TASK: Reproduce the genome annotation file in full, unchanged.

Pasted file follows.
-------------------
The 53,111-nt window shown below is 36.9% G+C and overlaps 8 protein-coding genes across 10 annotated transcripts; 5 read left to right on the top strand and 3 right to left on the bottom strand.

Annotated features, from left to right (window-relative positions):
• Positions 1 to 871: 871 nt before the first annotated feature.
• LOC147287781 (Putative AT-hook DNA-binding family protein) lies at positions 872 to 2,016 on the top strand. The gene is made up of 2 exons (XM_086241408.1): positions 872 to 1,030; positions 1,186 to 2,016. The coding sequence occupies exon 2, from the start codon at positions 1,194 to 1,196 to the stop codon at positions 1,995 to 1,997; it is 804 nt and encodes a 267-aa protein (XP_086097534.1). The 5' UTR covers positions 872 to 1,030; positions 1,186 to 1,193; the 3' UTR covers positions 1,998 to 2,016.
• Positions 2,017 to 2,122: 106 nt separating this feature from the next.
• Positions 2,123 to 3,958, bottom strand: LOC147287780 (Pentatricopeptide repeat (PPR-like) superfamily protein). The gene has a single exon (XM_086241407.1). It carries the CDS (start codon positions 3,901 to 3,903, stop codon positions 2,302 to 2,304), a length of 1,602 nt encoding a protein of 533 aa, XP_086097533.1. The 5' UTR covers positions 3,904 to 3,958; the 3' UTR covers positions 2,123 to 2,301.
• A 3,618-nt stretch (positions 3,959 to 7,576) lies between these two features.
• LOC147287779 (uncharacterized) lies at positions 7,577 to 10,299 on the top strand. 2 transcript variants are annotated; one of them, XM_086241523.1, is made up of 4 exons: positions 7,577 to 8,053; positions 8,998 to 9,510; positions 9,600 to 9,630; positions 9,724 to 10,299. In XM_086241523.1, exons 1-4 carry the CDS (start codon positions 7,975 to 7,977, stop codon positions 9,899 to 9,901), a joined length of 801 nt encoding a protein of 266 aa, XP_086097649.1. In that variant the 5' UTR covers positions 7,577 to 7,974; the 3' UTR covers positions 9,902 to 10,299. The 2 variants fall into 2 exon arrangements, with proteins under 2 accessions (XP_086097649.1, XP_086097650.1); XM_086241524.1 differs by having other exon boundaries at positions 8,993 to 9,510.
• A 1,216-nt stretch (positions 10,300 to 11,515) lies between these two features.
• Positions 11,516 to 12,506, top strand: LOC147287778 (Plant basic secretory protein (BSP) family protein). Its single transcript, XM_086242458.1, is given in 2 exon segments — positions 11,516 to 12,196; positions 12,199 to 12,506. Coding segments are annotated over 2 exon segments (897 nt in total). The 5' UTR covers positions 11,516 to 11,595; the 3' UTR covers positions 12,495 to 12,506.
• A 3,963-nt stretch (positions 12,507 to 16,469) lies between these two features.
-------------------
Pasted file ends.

The 53,111-nt window shown below is 36.9% G+C and overlaps 8 protein-coding genes across 10 annotated transcripts; 5 read left to right on the top strand and 3 right to left on the bottom strand.

Annotated features, from left to right (window-relative positions):
• Positions 1 to 871: 871 nt before the first annotated feature.
• LOC147287781 (Putative AT-hook DNA-binding family protein) lies at positions 872 to 2,016 on the top strand. The gene is made up of 2 exons (XM_086241408.1): positions 872 to 1,030; positions 1,186 to 2,016. The coding sequence occupies exon 2, from the start codon at positions 1,194 to 1,196 to the stop codon at positions 1,995 to 1,997; it is 804 nt and encodes a 267-aa protein (XP_086097534.1). The 5' UTR covers positions 872 to 1,030; positions 1,186 to 1,193; the 3' UTR covers positions 1,998 to 2,016.
• Positions 2,017 to 2,122: 106 nt separating this feature from the next.
• Positions 2,123 to 3,958, bottom strand: LOC147287780 (Pentatricopeptide repeat (PPR-like) superfamily protein). The gene has a single exon (XM_086241407.1). It carries the CDS (start codon positions 3,901 to 3,903, stop codon positions 2,302 to 2,304), a length of 1,602 nt encoding a protein of 533 aa, XP_086097533.1. The 5' UTR covers positions 3,904 to 3,958; the 3' UTR covers positions 2,123 to 2,301.
• A 3,618-nt stretch (positions 3,959 to 7,576) lies between these two features.
• LOC147287779 (uncharacterized) lies at positions 7,577 to 10,299 on the top strand. 2 transcript variants are annotated; one of them, XM_086241523.1, is made up of 4 exons: positions 7,577 to 8,053; positions 8,998 to 9,510; positions 9,600 to 9,630; positions 9,724 to 10,299. In XM_086241523.1, exons 1-4 carry the CDS (start codon positions 7,975 to 7,977, stop codon positions 9,899 to 9,901), a joined length of 801 nt encoding a protein of 266 aa, XP_086097649.1. In that variant the 5' UTR covers positions 7,577 to 7,974; the 3' UTR covers positions 9,902 to 10,299. The 2 variants fall into 2 exon arrangements, with proteins under 2 accessions (XP_086097649.1, XP_086097650.1); XM_086241524.1 differs by having other exon boundaries at positions 8,993 to 9,510.
• A 1,216-nt stretch (positions 10,300 to 11,515) lies between these two features.
• Positions 11,516 to 12,506, top strand: LOC147287778 (Plant basic secretory protein (BSP) family protein). Its single transcript, XM_086242458.1, is given in 2 exon segments — positions 11,516 to 12,196; positions 12,199 to 12,506. Coding segments are annotated over 2 exon segments (897 nt in total). The 5' UTR covers positions 11,516 to 11,595; the 3' UTR covers positions 12,495 to 12,506.
• A 3,963-nt stretch (positions 12,507 to 16,469) lies between these two features.